One officer described the scene around an open-air drug market: “[This is an arrest] free-for-all … [Banging steering wheel of car] Junkie, junkie, junkie! You can pull up to any corner and lock up everybody walking away [or] any white person you see. They’re all dirty … If you want court time, this is where you come.

And here, where the drug trade meets policing efforts, is exactly where the corruption begins. Police officers are ruthlessly evaluated by their superiors on the basis of quantifiable statistics: how many arrests they make, for example, or how many murders they solve (“clear”). A lazy policeman might easily rise to the tops of his department’s arrest statistics by canvassing these open-air drug markets and arresting anyone he sees using. He doesn’t even need to concern himself with whether or not his arrest will lead to a conviction, since the metrics evaluating his performance care only about the arrest itself. “The decision to arrest or not arrest those involved in the drug trade becomes more a matter of personal choice and police officer discretion than of any formalized police response toward crime or public safety.”

In William J. Stuntz’s The Collapse of American Criminal Justice, I read about how more and more arrests were resulting in plea bargains rather than actual trials in the aftermath of the war on drugs. Greater penalties (as measured in longer prison sentences) disincentivized trials and incentivized plea bargaining to a lesser conviction (possession with the intent to distribute becomes possession, for example), causing prosecution rates, in turn, to skyrocket.

It takes very few appearances in court to see that the legal system is not a well-funded search for truth and justice. Courts are a game to be mastered by defendants , prosecutors, police officers, and judges alike. They all manipulate the system to serve their own interests. On one hand, the overloaded system often fails to punish the guilty and dangerous. On the other hand, the system does little to accommodate crime victims or protect those falsely accused. The truly innocent, those who face charges without having committed any crime, are very rare. But because they are so rare, the presumption if almost always of guilt. The courts become a bottleneck on the road to prison. Police keep pouring the guilty into an already overflowing funnel. Baltimore’s Circuit Court, for example, with a capacity to hold 500 jury trials a year, handles 10,000 felony cases annually. In both the literal and figurative sense, justice is plea-bargained.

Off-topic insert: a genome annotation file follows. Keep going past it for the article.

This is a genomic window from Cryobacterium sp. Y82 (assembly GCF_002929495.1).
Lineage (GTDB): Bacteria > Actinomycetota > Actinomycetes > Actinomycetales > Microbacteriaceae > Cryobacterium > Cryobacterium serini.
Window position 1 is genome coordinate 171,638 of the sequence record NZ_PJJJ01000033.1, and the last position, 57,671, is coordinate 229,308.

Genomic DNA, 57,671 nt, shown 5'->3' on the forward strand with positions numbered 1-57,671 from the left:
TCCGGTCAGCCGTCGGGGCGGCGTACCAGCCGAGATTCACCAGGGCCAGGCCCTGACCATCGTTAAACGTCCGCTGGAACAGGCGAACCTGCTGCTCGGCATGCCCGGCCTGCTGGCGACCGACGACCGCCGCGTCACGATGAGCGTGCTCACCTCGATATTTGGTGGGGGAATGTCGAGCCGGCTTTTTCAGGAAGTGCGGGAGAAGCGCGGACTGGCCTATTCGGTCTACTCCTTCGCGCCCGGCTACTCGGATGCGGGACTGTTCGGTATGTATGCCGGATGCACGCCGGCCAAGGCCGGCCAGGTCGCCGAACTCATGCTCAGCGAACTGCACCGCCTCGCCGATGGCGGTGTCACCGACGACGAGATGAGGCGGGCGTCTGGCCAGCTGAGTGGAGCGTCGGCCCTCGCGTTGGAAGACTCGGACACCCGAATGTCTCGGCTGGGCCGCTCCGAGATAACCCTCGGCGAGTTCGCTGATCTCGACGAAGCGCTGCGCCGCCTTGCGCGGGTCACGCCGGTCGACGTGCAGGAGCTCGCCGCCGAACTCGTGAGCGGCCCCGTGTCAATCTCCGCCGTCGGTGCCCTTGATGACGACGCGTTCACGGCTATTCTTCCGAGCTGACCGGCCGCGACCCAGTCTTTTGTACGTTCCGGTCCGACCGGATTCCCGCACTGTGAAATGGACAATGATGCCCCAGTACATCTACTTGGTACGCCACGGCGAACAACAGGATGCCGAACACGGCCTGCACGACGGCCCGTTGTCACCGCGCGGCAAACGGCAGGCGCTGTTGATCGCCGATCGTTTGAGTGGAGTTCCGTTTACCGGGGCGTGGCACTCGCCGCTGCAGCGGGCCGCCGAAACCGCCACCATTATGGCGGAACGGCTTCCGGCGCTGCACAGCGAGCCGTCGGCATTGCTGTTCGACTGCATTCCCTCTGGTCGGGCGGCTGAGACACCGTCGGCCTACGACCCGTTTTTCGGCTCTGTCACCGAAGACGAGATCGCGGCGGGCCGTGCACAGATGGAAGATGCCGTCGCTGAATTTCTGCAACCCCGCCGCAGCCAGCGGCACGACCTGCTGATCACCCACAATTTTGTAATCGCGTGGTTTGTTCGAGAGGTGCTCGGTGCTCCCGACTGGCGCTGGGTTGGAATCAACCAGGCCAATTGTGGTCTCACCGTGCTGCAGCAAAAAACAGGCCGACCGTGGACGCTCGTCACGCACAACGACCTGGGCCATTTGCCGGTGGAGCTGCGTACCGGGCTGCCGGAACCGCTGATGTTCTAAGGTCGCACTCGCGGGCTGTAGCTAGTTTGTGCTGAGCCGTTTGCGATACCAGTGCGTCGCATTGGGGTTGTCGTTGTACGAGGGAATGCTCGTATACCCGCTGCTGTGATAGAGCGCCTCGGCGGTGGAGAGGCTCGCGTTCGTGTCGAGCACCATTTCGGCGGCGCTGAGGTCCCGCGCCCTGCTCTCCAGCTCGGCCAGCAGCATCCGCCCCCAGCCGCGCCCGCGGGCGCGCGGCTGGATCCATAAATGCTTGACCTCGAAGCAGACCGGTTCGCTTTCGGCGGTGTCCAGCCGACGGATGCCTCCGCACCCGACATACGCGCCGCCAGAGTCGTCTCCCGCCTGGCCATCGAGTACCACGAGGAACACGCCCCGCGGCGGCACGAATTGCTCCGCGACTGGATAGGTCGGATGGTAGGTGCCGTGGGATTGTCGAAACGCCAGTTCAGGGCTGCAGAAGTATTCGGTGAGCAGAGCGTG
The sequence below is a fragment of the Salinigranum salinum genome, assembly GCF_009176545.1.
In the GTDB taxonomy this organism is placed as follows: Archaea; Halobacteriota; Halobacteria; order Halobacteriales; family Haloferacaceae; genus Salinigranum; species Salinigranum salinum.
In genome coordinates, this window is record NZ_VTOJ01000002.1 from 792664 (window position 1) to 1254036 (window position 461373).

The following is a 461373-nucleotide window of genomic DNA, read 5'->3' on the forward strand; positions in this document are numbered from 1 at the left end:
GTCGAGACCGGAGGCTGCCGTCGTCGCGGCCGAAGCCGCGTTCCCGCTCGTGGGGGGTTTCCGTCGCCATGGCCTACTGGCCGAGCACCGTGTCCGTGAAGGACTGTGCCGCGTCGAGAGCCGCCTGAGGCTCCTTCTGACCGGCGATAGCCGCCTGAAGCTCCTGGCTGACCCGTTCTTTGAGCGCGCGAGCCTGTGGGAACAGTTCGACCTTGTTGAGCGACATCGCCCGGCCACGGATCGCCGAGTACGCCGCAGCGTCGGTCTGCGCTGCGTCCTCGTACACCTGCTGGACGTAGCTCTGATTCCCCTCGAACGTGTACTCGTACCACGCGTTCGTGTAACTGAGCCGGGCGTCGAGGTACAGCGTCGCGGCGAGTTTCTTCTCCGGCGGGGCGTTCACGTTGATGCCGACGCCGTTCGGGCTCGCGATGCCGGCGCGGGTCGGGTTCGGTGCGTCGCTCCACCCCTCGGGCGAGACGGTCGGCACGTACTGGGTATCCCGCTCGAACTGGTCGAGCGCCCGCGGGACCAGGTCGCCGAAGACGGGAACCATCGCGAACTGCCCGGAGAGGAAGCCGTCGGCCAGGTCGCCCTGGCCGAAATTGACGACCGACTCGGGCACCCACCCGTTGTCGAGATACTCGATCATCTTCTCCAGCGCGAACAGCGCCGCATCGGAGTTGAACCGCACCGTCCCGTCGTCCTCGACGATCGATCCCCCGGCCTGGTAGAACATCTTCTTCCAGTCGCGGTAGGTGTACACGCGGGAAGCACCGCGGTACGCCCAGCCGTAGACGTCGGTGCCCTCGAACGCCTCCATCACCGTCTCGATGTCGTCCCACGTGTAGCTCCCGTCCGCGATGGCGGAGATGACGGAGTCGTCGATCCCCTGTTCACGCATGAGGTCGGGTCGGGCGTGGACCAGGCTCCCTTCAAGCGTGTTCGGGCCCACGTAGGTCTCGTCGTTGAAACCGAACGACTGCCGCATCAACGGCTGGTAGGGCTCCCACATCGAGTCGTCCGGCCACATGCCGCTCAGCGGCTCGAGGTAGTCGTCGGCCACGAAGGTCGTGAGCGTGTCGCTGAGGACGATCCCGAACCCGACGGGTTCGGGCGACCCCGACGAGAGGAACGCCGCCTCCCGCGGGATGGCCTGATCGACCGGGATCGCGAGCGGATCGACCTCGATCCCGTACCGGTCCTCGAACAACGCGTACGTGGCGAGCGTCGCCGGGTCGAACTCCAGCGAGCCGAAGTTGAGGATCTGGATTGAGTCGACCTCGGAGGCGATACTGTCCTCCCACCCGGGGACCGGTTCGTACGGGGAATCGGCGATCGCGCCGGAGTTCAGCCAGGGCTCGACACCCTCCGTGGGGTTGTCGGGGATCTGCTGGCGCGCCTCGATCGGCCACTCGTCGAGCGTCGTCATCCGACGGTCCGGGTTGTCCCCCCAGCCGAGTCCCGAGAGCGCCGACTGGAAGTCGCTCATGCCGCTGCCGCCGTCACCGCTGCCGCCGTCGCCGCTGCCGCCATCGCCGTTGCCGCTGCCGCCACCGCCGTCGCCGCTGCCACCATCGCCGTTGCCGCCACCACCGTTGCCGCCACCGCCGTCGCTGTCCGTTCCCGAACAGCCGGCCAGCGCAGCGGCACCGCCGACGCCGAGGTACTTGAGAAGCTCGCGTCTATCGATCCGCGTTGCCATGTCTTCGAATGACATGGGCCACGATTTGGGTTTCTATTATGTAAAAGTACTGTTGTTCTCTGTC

The Kafkaesque absurdity of this situation is made clear when Moskos points out that those convicted of drug crimes could put an end to the war on drugs immediately, if only they could exercise some collective bargaining power: the mere refusal to plea bargain, and the insistence on their constitutionally-protected right to a fair trial, would hopelessly backstop the criminal justice system.

Refreshingly, Moskos doesn’t merely describe the despair and dysfunction he sees. He also attempts to provide policy recommendations that might help to alleviate it. The first (and perhaps least actionable) of these is to legalize drugs. The sky-high murder rate in cities like Baltimore is intimately connected with the sale of drugs (particularly crack and heroin, rather than marijuana), as rival gangs compete for valuable “real estate” (city blocks, public parks, and government housing parking lots) on which to hawk their wares. Legalizing these drugs, Moskos argues, would decrease their cost and break the gang monopolies on their provision. But policing, too, needs to be reformed. Arrest quotas – officially outlawed, but nonetheless an unspoken reality in most police departments – must be abolished, and the car patrols that are so popular among police officers must be replaced by foot patrols, which Moskos argues have a much better record of preventing crime, rather than merely reacting to the commission of crime, and help officers integrate into the neighborhoods they’re policing.

Cop In The Hood is a clear-eyed look at what has become an American tragedy, and one that has been shamefully overlooked for more than seven decades now. This book gives me new confidence that we have the knowledge and the power to turn things around, to break the cycle of social breakdown, addiction and crime that has ensnared so many lives. Let us now hope we can summon the will.